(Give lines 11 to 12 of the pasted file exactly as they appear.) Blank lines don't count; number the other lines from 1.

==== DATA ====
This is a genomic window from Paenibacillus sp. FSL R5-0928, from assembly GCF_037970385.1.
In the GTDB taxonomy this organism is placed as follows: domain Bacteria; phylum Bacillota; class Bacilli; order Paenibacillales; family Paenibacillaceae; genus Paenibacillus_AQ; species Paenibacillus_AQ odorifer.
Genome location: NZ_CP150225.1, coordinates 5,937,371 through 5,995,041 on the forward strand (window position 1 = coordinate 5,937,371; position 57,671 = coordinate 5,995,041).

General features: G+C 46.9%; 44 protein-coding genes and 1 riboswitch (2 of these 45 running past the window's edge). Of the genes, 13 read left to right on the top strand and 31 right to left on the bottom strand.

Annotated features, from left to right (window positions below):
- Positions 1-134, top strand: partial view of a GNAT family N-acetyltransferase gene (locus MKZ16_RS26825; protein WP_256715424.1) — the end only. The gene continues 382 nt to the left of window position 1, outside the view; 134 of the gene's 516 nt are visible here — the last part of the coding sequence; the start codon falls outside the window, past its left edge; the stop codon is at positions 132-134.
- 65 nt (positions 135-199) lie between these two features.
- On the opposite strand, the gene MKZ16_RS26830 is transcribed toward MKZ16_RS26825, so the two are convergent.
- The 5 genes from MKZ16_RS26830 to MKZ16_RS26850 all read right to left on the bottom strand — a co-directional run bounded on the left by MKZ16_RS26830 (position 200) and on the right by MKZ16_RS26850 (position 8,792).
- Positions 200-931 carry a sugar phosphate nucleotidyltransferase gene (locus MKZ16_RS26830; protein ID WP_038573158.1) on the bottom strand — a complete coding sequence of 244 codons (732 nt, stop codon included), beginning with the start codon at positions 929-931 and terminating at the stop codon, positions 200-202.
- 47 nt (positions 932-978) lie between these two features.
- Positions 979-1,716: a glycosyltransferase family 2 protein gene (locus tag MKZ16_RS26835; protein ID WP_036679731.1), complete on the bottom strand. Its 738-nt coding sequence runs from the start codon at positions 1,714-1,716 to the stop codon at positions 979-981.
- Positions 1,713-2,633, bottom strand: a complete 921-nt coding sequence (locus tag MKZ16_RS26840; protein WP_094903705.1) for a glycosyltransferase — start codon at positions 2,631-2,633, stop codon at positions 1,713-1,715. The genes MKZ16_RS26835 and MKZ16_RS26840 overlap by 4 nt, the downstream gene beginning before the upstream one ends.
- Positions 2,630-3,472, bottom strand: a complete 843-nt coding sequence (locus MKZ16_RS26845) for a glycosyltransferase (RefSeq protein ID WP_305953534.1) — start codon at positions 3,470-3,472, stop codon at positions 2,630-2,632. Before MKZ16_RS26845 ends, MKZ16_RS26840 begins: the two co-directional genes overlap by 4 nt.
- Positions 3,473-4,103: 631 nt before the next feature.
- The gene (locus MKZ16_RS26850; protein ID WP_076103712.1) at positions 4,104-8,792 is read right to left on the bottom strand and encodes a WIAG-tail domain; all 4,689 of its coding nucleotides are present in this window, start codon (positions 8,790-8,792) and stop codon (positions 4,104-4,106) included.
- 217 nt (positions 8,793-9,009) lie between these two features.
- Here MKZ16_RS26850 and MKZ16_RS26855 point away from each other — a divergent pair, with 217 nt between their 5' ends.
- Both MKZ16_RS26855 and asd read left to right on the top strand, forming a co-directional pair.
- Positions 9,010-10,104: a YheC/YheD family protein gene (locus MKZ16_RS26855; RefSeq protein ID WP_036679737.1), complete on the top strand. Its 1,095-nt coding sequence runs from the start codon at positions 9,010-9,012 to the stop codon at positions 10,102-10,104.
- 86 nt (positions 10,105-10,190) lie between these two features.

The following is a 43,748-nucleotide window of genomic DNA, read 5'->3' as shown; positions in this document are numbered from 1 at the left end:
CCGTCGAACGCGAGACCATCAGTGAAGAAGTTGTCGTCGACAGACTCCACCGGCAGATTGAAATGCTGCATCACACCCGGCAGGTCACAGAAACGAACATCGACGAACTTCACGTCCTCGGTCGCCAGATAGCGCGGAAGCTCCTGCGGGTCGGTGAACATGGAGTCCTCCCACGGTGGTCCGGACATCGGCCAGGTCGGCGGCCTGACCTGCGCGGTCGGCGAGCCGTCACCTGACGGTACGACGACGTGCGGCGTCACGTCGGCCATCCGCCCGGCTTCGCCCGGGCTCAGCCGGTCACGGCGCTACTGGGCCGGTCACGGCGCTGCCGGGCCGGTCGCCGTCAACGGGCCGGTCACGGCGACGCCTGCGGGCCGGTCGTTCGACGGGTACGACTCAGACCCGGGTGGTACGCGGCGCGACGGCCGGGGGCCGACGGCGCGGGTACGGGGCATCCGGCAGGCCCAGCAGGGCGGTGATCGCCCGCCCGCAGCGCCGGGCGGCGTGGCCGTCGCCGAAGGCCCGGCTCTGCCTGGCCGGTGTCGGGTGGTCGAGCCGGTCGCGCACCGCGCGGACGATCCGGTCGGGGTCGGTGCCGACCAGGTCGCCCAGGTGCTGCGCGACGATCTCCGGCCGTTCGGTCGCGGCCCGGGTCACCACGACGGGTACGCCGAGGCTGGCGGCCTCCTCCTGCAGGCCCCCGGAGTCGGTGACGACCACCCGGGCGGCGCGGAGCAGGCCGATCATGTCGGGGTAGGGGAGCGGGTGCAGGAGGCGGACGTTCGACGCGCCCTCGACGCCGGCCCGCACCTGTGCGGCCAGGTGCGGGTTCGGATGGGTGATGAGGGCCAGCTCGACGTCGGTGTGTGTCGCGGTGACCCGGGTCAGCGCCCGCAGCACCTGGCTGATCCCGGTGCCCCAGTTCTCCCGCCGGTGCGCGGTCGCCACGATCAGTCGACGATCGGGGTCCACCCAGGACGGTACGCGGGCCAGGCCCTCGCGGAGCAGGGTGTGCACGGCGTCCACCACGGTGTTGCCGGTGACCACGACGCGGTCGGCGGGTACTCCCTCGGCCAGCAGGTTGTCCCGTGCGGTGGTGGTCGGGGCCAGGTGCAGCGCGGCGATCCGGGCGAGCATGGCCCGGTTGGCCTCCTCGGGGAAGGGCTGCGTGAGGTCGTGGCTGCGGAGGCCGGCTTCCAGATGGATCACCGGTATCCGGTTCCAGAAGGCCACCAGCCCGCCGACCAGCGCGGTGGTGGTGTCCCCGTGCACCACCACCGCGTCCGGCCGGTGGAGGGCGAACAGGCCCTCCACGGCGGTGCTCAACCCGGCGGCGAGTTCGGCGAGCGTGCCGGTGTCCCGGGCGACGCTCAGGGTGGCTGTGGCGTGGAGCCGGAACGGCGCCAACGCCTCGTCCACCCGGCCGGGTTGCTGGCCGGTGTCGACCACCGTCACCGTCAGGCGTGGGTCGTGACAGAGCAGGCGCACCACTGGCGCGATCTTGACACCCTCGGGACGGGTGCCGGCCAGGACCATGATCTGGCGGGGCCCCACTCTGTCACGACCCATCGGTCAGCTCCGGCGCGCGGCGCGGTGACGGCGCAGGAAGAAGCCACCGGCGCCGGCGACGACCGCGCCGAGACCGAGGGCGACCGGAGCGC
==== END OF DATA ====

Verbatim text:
- 47 nt (positions 932-978) lie between these two features.
- Positions 979-1,716: a glycosyltransferase family 2 protein gene (locus tag MKZ16_RS26835; protein ID WP_036679731.1), complete on the bottom strand. Its 738-nt coding sequence runs from the start codon at positions 1,714-1,716 to the stop codon at positions 979-981.